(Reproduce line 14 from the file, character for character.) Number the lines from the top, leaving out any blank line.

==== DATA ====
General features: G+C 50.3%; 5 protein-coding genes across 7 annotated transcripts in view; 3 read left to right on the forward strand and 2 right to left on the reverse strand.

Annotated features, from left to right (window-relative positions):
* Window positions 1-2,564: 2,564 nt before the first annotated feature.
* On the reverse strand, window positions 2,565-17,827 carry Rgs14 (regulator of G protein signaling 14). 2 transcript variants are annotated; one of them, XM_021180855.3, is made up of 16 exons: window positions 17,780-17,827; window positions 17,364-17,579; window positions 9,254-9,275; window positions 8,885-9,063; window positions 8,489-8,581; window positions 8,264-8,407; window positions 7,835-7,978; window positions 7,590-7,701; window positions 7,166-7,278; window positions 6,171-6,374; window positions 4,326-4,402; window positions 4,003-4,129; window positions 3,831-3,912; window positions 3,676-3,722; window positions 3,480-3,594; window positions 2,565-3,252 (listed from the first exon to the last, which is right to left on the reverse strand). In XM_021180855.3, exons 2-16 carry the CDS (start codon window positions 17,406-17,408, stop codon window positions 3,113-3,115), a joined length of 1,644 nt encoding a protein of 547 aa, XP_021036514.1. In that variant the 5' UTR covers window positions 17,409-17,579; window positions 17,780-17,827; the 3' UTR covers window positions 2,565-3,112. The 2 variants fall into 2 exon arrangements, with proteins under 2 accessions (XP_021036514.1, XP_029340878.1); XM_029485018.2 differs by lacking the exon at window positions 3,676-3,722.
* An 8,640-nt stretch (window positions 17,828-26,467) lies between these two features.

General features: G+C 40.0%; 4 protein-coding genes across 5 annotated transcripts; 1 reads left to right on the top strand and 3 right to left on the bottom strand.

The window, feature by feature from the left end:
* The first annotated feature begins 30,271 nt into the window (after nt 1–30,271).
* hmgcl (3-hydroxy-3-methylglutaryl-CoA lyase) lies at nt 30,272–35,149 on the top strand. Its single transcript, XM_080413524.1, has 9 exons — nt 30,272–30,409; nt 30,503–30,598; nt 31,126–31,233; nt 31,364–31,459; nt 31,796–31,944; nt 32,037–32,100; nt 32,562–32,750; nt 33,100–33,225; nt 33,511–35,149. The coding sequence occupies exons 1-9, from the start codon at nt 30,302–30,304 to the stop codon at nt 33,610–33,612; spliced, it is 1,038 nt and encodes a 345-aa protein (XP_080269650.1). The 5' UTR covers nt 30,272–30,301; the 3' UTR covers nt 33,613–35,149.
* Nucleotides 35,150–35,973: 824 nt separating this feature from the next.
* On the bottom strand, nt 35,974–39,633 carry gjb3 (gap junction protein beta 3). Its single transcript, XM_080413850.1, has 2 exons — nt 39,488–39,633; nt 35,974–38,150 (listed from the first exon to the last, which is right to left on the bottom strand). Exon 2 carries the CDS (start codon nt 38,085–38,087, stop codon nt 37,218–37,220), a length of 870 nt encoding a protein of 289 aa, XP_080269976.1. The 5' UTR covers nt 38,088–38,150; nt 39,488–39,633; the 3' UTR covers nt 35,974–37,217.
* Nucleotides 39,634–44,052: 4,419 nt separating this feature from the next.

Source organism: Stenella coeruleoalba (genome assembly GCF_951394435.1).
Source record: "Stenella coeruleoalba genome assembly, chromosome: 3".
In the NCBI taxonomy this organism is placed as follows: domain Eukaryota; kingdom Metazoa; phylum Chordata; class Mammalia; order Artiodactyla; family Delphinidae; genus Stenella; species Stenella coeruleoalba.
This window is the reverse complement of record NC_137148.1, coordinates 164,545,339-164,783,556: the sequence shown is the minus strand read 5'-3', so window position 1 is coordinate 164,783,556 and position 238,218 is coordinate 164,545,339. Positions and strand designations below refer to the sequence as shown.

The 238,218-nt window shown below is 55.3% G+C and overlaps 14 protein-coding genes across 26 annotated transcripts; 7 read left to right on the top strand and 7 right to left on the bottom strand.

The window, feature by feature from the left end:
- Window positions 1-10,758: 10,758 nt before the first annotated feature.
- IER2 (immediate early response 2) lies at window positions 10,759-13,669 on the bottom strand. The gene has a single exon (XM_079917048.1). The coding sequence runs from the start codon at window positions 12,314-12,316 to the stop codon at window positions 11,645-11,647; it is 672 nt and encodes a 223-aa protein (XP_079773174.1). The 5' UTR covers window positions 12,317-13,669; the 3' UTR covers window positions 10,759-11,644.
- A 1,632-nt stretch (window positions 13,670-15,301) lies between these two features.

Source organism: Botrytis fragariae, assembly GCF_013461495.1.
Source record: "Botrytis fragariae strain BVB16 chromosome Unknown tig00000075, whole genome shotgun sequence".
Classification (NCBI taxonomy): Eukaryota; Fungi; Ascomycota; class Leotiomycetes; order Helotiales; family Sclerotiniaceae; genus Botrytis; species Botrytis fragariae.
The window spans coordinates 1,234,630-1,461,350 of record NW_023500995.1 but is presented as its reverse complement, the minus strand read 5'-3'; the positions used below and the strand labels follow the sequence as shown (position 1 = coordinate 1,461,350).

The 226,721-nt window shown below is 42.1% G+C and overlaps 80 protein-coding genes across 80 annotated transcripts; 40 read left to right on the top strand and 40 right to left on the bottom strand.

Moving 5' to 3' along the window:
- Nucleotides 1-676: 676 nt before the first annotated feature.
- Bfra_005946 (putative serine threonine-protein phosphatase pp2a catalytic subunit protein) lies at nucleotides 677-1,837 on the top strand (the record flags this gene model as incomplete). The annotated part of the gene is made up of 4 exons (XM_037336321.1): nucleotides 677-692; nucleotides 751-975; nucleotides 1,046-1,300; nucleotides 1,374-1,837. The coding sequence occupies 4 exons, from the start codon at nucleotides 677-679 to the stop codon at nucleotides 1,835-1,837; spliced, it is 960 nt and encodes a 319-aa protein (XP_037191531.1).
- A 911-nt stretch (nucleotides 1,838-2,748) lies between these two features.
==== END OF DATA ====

Source record: "Stenella coeruleoalba genome assembly, chromosome: 3".